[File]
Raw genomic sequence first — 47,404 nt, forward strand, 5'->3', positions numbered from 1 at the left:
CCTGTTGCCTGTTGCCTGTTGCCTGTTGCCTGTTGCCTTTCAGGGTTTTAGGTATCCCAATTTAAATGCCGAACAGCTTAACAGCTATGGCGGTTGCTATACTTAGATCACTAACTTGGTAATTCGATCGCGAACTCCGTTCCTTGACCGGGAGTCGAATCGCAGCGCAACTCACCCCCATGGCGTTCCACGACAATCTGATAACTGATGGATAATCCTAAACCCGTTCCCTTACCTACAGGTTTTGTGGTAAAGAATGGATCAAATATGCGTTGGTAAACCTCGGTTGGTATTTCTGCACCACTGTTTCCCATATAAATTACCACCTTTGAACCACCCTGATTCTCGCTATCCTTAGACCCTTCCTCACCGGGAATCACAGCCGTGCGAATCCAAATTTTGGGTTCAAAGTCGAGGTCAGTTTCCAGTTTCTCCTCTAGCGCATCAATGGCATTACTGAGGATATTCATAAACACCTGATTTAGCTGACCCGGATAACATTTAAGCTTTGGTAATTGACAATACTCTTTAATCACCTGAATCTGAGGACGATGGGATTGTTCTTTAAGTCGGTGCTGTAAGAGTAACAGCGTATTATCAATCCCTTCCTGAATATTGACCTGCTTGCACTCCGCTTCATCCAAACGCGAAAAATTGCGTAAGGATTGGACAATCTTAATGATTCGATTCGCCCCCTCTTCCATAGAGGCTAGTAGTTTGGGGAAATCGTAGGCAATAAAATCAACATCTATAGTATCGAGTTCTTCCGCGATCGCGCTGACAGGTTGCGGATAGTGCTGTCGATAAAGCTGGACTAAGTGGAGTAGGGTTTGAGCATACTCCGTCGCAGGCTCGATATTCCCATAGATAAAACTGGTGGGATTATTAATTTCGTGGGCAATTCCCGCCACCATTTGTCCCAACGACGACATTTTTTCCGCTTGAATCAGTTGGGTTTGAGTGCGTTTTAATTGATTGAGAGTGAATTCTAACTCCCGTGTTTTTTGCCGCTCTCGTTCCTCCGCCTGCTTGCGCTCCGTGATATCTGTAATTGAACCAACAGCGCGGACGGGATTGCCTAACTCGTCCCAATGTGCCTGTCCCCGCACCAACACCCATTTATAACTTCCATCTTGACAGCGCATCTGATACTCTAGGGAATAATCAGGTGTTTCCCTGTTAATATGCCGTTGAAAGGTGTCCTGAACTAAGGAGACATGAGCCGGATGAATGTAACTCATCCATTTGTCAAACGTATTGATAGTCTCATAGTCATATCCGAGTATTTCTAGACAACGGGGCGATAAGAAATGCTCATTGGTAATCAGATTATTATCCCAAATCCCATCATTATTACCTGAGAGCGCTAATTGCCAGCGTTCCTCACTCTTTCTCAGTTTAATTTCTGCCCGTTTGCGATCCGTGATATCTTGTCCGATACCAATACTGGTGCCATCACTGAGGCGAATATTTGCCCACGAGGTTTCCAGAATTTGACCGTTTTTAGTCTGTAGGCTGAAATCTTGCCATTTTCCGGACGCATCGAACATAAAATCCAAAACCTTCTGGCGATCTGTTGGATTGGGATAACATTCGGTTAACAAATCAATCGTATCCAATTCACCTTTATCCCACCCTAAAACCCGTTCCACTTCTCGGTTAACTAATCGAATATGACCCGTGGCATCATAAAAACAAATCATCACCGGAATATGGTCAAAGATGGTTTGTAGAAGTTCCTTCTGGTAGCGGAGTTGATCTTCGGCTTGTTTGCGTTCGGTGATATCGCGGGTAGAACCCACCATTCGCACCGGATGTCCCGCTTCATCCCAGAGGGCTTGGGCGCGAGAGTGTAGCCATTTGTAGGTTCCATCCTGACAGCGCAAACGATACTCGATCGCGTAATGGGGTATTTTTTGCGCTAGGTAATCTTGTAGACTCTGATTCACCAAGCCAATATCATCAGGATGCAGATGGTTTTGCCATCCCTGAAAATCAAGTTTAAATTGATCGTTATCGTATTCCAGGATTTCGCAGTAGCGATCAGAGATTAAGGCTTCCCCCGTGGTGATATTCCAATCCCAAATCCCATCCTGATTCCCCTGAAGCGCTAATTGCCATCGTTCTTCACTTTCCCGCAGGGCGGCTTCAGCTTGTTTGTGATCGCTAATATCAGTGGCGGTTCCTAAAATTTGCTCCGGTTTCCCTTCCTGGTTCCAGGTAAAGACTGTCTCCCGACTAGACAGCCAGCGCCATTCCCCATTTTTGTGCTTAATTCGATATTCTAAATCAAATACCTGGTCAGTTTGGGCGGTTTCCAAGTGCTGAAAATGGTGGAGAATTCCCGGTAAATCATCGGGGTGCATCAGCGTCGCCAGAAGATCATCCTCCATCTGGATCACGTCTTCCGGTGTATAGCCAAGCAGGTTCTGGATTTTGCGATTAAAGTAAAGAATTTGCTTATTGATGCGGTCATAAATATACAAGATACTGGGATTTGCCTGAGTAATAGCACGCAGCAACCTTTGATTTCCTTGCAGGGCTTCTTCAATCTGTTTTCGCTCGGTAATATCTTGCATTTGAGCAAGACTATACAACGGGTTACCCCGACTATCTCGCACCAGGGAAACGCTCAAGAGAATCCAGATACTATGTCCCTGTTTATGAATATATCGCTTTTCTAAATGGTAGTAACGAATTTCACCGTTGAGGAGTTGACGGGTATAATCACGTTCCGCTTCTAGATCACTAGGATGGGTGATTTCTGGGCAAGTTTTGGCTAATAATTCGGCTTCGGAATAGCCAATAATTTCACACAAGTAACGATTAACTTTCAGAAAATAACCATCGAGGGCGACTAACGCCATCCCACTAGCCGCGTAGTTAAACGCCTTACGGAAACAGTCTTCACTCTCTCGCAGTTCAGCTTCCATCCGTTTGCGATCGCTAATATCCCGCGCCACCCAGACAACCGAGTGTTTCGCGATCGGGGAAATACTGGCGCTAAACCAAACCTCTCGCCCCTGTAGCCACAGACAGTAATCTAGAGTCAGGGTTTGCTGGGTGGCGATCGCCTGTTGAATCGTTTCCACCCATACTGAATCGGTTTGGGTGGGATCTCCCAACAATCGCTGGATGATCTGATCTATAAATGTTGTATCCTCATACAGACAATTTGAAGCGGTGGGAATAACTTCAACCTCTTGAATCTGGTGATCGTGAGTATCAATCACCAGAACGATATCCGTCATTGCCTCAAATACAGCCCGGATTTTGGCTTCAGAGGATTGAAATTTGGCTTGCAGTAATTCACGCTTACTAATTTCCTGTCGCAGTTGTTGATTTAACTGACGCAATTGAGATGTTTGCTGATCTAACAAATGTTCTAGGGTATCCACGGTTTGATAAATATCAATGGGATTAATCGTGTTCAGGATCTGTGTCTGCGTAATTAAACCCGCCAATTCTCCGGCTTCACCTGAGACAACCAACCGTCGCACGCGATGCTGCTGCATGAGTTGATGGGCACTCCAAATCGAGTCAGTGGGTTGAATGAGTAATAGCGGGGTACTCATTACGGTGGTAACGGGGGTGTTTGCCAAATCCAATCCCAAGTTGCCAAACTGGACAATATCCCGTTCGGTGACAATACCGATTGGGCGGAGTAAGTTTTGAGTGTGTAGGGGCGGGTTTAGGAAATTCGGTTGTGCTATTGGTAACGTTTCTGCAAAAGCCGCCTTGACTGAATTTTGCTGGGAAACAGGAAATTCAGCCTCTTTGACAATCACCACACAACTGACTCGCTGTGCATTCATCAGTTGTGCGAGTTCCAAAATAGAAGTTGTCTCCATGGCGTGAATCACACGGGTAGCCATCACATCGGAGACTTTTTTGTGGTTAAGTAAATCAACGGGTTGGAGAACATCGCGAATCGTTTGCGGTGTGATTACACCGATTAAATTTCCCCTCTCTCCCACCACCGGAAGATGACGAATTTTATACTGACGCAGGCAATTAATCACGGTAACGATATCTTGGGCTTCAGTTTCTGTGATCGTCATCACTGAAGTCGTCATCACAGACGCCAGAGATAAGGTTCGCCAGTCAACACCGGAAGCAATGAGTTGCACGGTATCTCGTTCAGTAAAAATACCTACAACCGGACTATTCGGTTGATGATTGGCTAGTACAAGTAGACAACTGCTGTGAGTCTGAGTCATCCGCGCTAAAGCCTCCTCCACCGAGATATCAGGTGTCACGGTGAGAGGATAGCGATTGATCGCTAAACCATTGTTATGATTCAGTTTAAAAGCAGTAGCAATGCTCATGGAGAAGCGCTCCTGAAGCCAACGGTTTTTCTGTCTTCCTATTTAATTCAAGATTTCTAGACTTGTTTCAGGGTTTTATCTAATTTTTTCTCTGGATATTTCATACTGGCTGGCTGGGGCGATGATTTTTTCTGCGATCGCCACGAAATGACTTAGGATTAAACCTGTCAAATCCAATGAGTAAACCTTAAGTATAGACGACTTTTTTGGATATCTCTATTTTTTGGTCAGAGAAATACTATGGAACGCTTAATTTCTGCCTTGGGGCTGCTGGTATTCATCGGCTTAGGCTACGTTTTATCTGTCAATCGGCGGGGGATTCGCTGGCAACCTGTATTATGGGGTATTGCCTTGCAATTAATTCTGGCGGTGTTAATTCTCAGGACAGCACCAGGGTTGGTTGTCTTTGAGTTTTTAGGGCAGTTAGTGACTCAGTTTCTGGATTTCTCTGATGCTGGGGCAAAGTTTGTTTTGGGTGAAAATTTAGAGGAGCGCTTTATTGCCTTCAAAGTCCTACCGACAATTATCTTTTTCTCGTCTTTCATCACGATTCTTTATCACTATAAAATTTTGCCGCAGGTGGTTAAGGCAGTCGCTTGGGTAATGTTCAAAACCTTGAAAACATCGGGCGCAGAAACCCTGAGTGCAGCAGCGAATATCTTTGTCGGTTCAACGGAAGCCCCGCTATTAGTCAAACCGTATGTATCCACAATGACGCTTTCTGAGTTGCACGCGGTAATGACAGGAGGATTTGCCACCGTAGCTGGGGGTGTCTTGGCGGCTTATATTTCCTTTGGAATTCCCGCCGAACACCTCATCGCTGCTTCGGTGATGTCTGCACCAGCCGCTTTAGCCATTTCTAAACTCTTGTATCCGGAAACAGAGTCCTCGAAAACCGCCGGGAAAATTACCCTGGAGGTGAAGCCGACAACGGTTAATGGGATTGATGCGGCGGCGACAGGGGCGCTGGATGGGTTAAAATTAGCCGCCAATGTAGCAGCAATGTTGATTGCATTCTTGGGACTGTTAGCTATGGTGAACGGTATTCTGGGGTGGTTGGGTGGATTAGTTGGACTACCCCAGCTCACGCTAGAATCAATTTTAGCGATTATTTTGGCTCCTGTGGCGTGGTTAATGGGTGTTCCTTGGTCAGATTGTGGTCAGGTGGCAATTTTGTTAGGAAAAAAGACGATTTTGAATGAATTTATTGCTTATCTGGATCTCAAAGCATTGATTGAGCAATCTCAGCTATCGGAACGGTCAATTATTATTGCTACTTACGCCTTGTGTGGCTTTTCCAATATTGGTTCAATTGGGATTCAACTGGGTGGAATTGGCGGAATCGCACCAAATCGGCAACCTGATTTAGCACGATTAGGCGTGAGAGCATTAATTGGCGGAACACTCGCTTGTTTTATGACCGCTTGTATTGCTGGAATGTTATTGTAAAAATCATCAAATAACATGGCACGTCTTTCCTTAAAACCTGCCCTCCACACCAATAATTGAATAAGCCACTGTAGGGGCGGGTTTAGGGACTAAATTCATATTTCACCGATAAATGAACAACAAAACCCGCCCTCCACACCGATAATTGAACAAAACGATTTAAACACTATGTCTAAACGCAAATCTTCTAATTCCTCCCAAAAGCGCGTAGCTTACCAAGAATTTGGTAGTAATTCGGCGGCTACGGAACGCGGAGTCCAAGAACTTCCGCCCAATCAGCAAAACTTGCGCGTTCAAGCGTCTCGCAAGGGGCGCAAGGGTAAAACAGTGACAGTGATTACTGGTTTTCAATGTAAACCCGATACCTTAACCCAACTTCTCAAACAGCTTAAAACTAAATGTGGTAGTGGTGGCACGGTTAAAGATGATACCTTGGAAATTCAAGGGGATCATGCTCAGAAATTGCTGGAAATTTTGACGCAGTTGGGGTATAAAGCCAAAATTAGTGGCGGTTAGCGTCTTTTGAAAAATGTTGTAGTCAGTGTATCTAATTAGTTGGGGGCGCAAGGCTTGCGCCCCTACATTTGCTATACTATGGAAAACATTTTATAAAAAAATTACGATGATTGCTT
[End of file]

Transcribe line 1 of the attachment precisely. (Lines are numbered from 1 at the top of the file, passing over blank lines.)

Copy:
Raw genomic sequence first — 47,404 nt, forward strand, 5'->3', positions numbered from 1 at the left: